Decatur trans woman makes history in election to school board


Alana Banks made history when she became the first Black out transgender woman elected to a U.S. school board on Tuesday.

“This is a very humbling and rewarding experience,” said Banks. “I’m very thankful that my community has entrusted me with such great responsibility. It’s exciting to look back and realize that I’ve been an advocate for LGBTQ+ rights and protections since I was 15 years old.”

Illinois held consolidated elections on Tuesday, April 6, for offices such as township boards, park board and school boards. Banks was one of four candidates running to replace incumbents who decided not to run for reelection.

“In the last five years, openly-LGBTQI+ candidates winning elections has become the new normal,” said Dave Bentlin, president of the board for Prairie Pride Coalition in Bloomington/Normal. “Having said that, it is a game-changer to have Alana win a seat on the Decatur Public School Board of Education. Her life experiences and lens as a Black trans woman bring a level of inclusiveness and insight to the board that was heretofore missing.” 

“LGBTQI+ history was made, right here in central Illinois.”

“Trans people remain severely underrepresented in all levels of government,” said Equality Illinois CEO Brian Johnson. “Banks will be a powerful voice for change and will inspire more Trans people to run for office in their communities. Now more than ever, we need Trans voices in rooms of power.”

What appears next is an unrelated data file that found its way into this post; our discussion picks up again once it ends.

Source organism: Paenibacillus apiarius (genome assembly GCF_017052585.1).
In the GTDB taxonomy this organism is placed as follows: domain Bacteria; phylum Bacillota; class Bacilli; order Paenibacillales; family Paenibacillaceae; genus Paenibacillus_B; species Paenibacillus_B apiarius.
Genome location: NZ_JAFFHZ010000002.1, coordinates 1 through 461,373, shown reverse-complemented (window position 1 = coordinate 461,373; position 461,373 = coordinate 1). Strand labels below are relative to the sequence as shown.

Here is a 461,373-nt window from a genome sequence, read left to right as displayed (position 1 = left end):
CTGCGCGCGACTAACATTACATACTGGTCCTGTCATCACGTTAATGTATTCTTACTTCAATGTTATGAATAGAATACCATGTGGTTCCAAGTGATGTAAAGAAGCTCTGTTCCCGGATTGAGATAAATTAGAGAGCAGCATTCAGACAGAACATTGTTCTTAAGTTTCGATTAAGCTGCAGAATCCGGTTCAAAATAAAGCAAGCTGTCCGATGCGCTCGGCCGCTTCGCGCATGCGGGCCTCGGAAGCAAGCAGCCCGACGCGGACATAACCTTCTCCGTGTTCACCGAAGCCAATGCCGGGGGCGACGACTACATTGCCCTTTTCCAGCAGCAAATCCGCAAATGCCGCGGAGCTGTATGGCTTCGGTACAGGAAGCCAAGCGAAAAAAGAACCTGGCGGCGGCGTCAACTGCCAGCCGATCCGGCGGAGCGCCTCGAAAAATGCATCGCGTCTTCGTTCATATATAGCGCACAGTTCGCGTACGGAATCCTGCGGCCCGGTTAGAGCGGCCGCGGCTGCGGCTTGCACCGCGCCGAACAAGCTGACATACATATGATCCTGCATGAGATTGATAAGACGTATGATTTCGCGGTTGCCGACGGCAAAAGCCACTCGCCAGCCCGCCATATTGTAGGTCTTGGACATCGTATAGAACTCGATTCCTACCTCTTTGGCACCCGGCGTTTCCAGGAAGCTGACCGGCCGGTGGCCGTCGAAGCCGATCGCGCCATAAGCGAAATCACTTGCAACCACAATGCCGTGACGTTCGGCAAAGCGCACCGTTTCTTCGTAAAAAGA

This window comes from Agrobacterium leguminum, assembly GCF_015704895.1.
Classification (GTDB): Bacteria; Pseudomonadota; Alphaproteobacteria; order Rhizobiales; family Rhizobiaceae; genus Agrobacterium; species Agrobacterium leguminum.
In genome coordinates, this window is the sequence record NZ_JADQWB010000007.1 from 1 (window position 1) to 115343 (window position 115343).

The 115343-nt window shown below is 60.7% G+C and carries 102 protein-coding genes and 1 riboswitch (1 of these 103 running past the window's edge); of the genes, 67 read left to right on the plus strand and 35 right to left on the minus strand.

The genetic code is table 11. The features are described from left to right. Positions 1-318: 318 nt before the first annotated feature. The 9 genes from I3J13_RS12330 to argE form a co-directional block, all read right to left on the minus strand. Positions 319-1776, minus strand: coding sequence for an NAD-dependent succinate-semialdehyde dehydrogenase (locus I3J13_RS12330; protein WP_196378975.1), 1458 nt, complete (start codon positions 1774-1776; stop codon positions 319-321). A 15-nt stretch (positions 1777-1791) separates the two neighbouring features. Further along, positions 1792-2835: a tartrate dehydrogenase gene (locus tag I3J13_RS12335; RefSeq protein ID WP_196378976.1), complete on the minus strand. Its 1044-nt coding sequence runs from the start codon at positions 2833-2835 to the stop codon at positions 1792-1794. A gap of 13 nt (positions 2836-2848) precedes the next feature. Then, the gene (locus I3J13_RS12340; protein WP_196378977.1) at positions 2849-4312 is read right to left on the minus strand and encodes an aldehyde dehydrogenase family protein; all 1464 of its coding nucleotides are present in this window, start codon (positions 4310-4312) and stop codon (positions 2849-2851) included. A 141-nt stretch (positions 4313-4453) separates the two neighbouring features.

“I am pleased to be a positive representation for Black trans women around the country,” Banks said. “Given that we still have such a long way to go, I feel that my win is also a win for the Black trans and GNC community.”

Even before her election, Banks had been fighting to protect LGBTQ students in the district. In August 2020, she submitted a proposal to the school board to address the unique challenged facing gender non-conforming students. She has also served as an Illinois Court Appointed Special Advocate for neglected and abused children and advocated for LGBTQ employees as an intern with the U.S. Department of the Interior.

“This historic win isn’t just a win for me, but for our district, our students, our community and for those that are finding their voice to be who they are meant to be,” she said. 

The Decatur Herald & Review reported that Banks and the other new school board members would be seated at a special board meeting on May 3 or 4



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